The stock market is desperately looking for good news.
On Tuesday, oil prices fell, the euro sank to a 22-month low, and the yield on the U.S. government's 10-year Treasury note fell near a historic low after a report suggested that Spain will have more trouble repaying its debts.
But stocks rose anyway. In fact, they had one of their best days in an otherwise dreary month. Investors focused on hopes that China is poised to rev up its economic growth machine and that upcoming elections in Greece will help the country stay in the euro.
"The overriding news isn't that great," said Robert Pavlik, chief market strategist at investment advisors Banyan Partners. "But Greece and China are taking the pressure off the market in the short term."
Gains in industrial stocks that depend heavily on the Chinese economy, like Caterpillar and Alcoa, helped push the Dow Jones industrial average up 125.86 points. The Dow closed at 12,580.69, up 1 percent.
China is the largest market for aluminum, which Alcoa makes, and Caterpillar recently said it is aggressively courting China to sell its construction equipment. Both stocks gained 3 percent.
It was only the fifth gain for the Dow this month. The index is down 4.8 percent for May and is headed for its first monthly loss since September. The main culprits behind the decline have been the increasing likelihood that Greece will drop out of the euro currency and a worsening of Spain's financial condition.
Facebook plunged 10 percent to $28.84, shaving $25 billion off from the company's market value in its first seven days of trading. The glitch-plagued IPO has drawn scrutiny from regulators and ire from disgruntled investors who had trouble executing trades.
Blackberry maker Research in Motion plunged 11 percent in after-hours trading to $10 after the company said it expects to post a loss in its first quarter amid tough competition in the smartphone business.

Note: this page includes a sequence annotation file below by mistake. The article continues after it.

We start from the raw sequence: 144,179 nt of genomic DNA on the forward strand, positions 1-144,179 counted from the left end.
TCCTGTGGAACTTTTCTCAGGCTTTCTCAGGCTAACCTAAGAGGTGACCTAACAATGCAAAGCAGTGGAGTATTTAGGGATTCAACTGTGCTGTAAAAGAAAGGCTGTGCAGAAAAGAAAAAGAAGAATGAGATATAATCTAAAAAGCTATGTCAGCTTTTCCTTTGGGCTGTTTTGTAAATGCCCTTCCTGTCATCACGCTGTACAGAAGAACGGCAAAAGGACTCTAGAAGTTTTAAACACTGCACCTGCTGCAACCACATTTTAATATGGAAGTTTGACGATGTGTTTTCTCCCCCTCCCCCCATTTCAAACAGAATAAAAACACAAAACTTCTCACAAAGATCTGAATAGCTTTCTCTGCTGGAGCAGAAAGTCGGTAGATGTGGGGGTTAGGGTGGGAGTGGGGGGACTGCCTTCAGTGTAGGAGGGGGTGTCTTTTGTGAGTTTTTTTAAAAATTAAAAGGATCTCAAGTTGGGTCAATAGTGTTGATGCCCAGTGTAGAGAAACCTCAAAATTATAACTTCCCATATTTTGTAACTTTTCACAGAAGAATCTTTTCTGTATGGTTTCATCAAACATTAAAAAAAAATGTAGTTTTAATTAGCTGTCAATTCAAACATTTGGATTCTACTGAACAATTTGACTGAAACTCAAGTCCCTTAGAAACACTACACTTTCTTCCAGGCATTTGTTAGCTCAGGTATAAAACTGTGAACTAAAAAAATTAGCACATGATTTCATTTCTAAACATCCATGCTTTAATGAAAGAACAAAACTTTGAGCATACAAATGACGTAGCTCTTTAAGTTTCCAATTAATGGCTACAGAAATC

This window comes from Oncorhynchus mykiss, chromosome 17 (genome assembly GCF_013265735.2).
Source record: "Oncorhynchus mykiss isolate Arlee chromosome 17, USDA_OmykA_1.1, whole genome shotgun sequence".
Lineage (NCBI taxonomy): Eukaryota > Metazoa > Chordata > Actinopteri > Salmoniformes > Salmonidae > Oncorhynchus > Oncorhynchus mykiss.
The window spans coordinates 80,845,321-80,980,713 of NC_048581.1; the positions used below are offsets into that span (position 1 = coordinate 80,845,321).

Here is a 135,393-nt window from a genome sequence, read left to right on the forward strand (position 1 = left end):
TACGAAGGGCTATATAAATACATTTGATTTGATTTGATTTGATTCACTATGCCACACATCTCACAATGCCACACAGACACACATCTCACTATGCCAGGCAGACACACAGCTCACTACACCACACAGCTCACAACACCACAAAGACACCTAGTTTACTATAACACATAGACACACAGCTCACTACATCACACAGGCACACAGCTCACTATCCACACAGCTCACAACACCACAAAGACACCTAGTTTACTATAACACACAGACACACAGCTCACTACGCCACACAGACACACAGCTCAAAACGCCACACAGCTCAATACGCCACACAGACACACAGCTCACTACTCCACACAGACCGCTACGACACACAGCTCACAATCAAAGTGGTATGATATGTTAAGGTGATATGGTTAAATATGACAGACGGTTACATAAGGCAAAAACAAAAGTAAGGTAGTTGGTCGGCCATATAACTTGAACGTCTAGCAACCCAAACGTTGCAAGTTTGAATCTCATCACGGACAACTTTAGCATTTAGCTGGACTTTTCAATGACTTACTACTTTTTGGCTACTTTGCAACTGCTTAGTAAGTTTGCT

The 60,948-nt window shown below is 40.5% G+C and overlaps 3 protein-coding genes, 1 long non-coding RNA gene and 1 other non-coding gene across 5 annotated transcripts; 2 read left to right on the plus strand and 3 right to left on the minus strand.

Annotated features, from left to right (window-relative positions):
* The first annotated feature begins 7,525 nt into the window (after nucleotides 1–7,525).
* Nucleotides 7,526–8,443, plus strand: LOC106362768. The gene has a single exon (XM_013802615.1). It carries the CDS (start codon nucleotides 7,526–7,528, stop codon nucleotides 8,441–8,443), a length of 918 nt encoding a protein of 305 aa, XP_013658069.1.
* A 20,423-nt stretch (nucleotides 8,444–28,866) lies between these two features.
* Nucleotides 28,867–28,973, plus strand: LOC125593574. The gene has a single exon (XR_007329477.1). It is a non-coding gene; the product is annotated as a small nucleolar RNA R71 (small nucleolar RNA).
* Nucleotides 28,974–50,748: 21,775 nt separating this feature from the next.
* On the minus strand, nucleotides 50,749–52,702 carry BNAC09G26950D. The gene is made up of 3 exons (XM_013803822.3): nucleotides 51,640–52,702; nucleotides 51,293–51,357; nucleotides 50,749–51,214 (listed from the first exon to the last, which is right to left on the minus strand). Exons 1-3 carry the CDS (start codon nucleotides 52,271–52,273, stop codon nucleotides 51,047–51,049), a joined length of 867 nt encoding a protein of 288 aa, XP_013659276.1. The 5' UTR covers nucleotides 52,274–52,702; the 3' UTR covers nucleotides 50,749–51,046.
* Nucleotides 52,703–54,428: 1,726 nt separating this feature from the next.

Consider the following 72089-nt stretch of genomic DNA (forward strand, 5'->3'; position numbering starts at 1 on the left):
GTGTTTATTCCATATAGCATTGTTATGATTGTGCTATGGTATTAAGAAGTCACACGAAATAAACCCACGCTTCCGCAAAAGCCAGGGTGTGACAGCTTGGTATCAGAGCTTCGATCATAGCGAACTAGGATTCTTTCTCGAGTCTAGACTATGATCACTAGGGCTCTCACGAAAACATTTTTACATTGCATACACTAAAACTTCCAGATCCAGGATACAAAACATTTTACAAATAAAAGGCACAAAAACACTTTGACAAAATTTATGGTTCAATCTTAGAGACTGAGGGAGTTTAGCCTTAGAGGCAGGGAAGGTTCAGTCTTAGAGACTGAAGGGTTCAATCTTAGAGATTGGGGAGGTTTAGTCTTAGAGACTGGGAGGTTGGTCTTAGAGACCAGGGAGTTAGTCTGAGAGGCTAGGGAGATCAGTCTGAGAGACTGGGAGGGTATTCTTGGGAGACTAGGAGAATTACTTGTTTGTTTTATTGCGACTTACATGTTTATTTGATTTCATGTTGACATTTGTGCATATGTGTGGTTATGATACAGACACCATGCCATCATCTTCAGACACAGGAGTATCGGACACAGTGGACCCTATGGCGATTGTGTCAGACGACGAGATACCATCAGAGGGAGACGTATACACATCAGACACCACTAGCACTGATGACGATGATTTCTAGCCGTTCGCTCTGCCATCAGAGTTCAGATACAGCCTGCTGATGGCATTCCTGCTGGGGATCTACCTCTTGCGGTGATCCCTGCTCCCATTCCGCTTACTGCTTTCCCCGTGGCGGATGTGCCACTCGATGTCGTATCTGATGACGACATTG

U.S. markets were closed Monday for Memorial Day.
Oil prices fell below $91 after ratings agency Egan Jones downgraded Spain's debt Tuesday. Crude oil prices have been dropping steadily from $106 four weeks ago amid signs of slowing global growth.
Analysts have been concerned that Spain and other weak European economies could drag the European Union into recession this year. It would lead to lower demand from Europe, a region that consumes 16 percent of the world's oil. It also could harm trading partners like the U.S. and China and slow down global demand for oil.
The same worries flagged in the report sent the euro to $1.246, its lowest point against the dollar since July 2010. Investors fled to the safety of U.S. government bonds, sending the yield on benchmark 10-year Treasury note as low as 1.71 percent, near an all-time low.
Stock investors on Tuesday appeared relieved with news from Greece that a party in favor of abiding by the terms of the country's financial rescue could win in national elections next month. That could avoid a catastrophic rift with Greece's international creditors and keep the struggling country within the euro zone.
There was also some positive news from the beleaguered U.S. housing market. The Standard & Poor's/Case-Shiller report found that home prices increased in 12 of the 20 cities it tracks. The increase in March from the month before was the first in seven months. It was the latest evidence of a slow recovery taking shape in the troubled housing market.
In Europe, concerns that Spain's ailing banking sector might worsen the European debt crisis sent the Spanish stock market to nine-year lows. Other European markets rose.
Spain's banks are sitting on huge amounts of soured investments in the country's imploded real estate market. That has led to the recent nationalization of Bankia, the country's fourth-largest lender. Bankia revealed last week that it needs far more money in state aid than previously expected, $23.8 billion.
Madrid's Ibex index fell 2.3 percent and Bankia dropped another 13.6 percent.
Other stocks that were making big moves:
— Interline Brands shot up 40 percent after the maintenance company said it is being acquired by a pair of private equity groups for about $811 million.
— Patriot Coal rose 6 percent after the company said its CEO is leaving the company. Last week Patriot announced that it is working with private equity firm The Blackstone Group after there were concerns that the mining company could run short on cash.
— ConocoPhillips rose over 2 percent after a Citi analyst said the company is likely to pay hefty dividends this year thanks to asset sales that generated higher returns than analysts expected.